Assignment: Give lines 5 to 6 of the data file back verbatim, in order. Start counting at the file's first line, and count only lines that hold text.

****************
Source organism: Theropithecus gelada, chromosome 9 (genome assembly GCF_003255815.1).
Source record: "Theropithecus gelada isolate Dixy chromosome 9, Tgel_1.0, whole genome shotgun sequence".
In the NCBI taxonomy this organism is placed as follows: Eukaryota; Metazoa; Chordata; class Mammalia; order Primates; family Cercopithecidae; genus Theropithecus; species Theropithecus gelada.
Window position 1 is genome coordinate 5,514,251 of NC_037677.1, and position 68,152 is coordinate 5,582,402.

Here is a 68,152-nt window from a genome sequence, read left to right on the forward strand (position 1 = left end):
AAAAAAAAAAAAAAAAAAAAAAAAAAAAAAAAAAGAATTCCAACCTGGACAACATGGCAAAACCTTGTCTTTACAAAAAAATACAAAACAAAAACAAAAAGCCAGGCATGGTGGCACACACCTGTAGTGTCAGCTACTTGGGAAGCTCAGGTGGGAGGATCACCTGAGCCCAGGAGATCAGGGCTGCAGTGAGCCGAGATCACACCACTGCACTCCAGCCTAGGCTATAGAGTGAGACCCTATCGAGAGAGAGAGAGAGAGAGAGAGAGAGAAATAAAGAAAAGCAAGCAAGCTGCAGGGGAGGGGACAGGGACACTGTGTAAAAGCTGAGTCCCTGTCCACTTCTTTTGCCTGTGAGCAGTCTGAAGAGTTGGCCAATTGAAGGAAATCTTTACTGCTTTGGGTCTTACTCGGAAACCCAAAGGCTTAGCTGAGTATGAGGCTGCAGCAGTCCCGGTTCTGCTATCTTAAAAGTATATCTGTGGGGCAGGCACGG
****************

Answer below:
Here is a 68,152-nt window from a genome sequence, read left to right on the forward strand (position 1 = left end):
AAAAAAAAAAAAAAAAAAAAAAAAAAAAAAAAAAGAATTCCAACCTGGACAACATGGCAAAACCTTGTCTTTACAAAAAAATACAAAACAAAAACAAAAAGCCAGGCATGGTGGCACACACCTGTAGTGTCAGCTACTTGGGAAGCTCAGGTGGGAGGATCACCTGAGCCCAGGAGATCAGGGCTGCAGTGAGCCGAGATCACACCACTGCACTCCAGCCTAGGCTATAGAGTGAGACCCTATCGAGAGAGAGAGAGAGAGAGAGAGAGAGAAATAAAGAAAAGCAAGCAAGCTGCAGGGGAGGGGACAGGGACACTGTGTAAAAGCTGAGTCCCTGTCCACTTCTTTTGCCTGTGAGCAGTCTGAAGAGTTGGCCAATTGAAGGAAATCTTTACTGCTTTGGGTCTTACTCGGAAACCCAAAGGCTTAGCTGAGTATGAGGCTGCAGCAGTCCCGGTTCTGCTATCTTAAAAGTATATCTGTGGGGCAGGCACGG